Read original source – British Social Attitudes – Key Findings – NatCen Social Research

English: Infographic on how Social Media are b...

English: Infographic on how Social Media are being used, and how everything is changed by them. (Photo credit: Wikipedia)

Read the original source of the important annual survey into British social attitudes. The NatCen Social Research has conducted the British Social Attitudes survey every year since 1983 and the 31st report was published in June 2014. Here’s the link to the original:

Source: Key findings | BSA 30 | NatCen

Most UK national newspapers are cherry-picking from this report, showing their political bias, and pandering to what they think their readers want – to drive up circulation. It’s understandable that newspapers want to increase their readership but surely their central purpose is about reporting the news accurately? Otherwise, why not rely on social media like this blog highlighting the source of major news? It makes me wonder at the motivation of many newspaper owners and editors?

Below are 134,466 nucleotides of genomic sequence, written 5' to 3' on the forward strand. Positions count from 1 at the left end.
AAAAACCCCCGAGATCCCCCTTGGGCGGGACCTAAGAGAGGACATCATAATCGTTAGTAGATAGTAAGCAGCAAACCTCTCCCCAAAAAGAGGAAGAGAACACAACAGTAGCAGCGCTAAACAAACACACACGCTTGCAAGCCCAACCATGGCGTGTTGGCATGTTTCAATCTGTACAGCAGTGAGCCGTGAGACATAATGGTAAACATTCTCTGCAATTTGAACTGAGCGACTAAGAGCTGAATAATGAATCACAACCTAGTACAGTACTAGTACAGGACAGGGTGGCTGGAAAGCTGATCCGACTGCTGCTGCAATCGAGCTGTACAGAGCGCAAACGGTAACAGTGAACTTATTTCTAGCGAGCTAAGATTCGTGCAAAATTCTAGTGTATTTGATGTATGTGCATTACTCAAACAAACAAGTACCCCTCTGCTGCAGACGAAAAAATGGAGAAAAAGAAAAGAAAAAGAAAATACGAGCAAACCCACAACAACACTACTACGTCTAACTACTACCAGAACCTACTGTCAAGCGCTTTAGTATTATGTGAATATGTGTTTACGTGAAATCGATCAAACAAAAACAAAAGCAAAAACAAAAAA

Here are the key themes emerging from the survey:

  • Live & let live society
  • Losing faith in key institutions
  • Changing cultural attitudes
  • Tensions between individual and state responsibility
  • Social & demographic changes towards Britain in 2043

I recommend that you read the original report. It provides some fascinating insights.

If you’ve an interest in false news, look at some of the mainstream media’s coverage of this survey. You should soon be able to see spin and bias. For example, the Guardian claims:

Public tolerance of austerity is collapsing as support for higher taxes to enable more spending on health, education and policing increases, according to the latest British social attitudes survey

Actually, there’s no direct evidence in the survey to support individuals’ propensity to accept increases in both direct and indirect taxes, like VAT.

Perhaps we should ask the Guardian:

Where’s the evidence to support that individuals will pay more tax to offset rising public services? Will individuals put up with a 5% VAT increase for example?



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